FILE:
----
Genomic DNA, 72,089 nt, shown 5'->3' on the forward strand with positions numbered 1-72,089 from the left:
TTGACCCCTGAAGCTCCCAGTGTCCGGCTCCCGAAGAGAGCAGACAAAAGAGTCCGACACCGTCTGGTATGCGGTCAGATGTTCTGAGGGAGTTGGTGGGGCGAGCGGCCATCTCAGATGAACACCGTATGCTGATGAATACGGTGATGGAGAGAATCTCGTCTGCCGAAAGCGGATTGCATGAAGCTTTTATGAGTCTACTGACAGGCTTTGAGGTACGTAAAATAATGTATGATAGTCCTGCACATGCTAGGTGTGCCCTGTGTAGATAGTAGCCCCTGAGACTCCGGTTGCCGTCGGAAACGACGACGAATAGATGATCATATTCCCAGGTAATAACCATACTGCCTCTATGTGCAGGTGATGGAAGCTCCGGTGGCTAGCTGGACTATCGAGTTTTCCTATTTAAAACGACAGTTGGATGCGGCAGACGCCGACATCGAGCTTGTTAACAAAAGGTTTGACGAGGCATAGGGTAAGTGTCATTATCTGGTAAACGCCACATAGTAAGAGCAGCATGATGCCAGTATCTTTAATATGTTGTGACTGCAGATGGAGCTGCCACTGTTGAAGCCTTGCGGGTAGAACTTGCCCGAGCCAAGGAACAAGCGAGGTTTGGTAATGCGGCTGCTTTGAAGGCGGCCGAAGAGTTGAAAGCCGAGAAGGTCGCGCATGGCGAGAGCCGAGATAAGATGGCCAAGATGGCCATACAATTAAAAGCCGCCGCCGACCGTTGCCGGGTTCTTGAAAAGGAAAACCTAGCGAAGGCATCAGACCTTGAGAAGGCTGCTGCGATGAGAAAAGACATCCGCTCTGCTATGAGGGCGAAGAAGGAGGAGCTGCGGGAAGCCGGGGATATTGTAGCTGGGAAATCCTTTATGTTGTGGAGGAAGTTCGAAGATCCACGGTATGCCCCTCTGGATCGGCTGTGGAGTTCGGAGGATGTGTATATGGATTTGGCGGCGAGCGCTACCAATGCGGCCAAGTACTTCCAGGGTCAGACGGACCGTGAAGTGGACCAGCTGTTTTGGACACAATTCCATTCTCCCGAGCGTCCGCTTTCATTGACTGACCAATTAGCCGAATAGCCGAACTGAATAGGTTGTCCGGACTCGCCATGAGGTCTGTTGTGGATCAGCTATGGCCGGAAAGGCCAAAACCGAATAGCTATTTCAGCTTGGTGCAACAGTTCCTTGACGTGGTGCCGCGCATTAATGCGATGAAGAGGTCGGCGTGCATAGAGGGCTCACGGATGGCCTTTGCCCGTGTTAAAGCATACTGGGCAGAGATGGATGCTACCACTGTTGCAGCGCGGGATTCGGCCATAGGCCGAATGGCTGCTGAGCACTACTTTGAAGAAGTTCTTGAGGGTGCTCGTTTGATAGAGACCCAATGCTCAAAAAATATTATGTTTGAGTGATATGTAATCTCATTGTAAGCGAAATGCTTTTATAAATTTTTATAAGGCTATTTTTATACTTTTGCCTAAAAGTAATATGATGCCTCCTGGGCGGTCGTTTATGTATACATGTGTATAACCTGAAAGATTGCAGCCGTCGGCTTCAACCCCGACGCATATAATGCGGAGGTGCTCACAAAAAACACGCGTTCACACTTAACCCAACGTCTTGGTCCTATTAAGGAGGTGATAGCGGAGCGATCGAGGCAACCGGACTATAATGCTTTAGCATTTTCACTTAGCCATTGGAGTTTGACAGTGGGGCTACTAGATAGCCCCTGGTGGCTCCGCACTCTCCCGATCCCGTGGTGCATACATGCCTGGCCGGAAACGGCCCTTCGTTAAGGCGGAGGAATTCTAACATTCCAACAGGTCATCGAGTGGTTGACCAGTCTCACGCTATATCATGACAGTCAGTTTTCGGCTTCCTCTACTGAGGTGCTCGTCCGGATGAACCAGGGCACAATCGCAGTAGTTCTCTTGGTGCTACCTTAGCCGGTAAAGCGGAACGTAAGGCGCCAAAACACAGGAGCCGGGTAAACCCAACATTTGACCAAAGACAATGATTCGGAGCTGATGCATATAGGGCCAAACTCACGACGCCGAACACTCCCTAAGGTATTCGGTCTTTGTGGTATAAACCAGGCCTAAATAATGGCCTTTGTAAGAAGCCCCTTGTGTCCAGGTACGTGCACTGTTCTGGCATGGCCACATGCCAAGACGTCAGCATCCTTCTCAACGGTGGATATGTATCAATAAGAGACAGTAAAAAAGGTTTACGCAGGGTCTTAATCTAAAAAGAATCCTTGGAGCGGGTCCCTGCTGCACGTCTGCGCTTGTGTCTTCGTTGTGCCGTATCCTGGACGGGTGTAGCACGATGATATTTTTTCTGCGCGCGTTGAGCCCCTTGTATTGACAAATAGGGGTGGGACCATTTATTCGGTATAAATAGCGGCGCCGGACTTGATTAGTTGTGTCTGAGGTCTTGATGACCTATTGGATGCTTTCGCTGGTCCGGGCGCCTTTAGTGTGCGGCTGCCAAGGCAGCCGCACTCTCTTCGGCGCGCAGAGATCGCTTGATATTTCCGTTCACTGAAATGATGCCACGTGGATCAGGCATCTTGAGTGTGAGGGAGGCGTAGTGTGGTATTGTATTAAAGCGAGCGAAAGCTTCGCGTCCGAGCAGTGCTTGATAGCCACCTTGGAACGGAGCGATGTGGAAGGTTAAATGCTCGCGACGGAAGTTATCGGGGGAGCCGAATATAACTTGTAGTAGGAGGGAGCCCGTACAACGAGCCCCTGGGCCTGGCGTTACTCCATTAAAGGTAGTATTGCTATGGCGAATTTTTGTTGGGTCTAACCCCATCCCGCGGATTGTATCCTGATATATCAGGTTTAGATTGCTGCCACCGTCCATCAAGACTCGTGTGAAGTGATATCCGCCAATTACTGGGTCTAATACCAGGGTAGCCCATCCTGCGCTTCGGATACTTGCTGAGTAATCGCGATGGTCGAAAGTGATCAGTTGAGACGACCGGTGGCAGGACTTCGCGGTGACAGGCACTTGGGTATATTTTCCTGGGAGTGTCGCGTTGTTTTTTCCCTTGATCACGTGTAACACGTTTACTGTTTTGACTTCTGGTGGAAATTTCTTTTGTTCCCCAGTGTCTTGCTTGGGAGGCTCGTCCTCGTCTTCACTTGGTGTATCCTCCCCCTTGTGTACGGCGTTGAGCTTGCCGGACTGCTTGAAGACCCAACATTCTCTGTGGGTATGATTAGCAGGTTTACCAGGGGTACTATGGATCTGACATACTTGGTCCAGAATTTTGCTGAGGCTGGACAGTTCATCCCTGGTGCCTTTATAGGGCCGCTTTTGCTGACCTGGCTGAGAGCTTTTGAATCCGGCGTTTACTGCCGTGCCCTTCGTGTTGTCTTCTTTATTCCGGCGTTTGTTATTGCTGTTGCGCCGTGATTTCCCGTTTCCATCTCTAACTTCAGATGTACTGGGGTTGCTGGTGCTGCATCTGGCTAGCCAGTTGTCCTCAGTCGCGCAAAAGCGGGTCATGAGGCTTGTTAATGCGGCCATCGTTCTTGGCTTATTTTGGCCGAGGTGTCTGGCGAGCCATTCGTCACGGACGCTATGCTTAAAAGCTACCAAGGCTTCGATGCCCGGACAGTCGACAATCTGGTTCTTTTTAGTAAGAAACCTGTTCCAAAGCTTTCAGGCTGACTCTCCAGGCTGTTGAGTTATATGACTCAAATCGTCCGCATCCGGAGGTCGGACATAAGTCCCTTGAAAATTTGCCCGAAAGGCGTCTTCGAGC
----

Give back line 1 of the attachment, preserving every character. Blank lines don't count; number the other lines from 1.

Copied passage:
Genomic DNA, 72,089 nt, shown 5'->3' on the forward strand with positions numbered 1-72,089 from the left: